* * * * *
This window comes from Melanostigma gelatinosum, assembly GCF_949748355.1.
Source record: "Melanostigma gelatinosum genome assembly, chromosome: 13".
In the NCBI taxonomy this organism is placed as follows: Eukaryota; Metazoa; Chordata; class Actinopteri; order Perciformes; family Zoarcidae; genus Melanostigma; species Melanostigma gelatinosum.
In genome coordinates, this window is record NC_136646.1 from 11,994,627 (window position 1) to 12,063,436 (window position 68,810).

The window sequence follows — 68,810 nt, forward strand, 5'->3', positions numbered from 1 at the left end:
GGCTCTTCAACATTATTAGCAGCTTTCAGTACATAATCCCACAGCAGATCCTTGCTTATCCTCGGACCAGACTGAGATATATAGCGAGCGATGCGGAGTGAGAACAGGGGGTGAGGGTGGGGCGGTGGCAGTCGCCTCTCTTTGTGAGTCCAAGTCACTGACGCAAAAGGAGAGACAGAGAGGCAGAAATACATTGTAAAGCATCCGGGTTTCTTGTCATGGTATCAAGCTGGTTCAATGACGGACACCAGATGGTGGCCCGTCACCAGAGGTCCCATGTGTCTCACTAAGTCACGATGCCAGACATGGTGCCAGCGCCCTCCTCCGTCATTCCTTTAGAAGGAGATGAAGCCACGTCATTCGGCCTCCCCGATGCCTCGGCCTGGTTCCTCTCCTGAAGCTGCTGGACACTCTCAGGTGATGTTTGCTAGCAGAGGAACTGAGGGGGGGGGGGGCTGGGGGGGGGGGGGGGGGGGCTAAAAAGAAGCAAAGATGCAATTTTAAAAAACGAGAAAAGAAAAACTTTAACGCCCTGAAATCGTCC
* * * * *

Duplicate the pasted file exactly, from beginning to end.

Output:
This window comes from Melanostigma gelatinosum, assembly GCF_949748355.1.
Source record: "Melanostigma gelatinosum genome assembly, chromosome: 13".
In the NCBI taxonomy this organism is placed as follows: Eukaryota; Metazoa; Chordata; class Actinopteri; order Perciformes; family Zoarcidae; genus Melanostigma; species Melanostigma gelatinosum.
In genome coordinates, this window is record NC_136646.1 from 11,994,627 (window position 1) to 12,063,436 (window position 68,810).

The window sequence follows — 68,810 nt, forward strand, 5'->3', positions numbered from 1 at the left end:
GGCTCTTCAACATTATTAGCAGCTTTCAGTACATAATCCCACAGCAGATCCTTGCTTATCCTCGGACCAGACTGAGATATATAGCGAGCGATGCGGAGTGAGAACAGGGGGTGAGGGTGGGGCGGTGGCAGTCGCCTCTCTTTGTGAGTCCAAGTCACTGACGCAAAAGGAGAGACAGAGAGGCAGAAATACATTGTAAAGCATCCGGGTTTCTTGTCATGGTATCAAGCTGGTTCAATGACGGACACCAGATGGTGGCCCGTCACCAGAGGTCCCATGTGTCTCACTAAGTCACGATGCCAGACATGGTGCCAGCGCCCTCCTCCGTCATTCCTTTAGAAGGAGATGAAGCCACGTCATTCGGCCTCCCCGATGCCTCGGCCTGGTTCCTCTCCTGAAGCTGCTGGACACTCTCAGGTGATGTTTGCTAGCAGAGGAACTGAGGGGGGGGGGGGCTGGGGGGGGGGGGGGGGGGGCTAAAAAGAAGCAAAGATGCAATTTTAAAAAACGAGAAAAGAAAAACTTTAACGCCCTGAAATCGTCC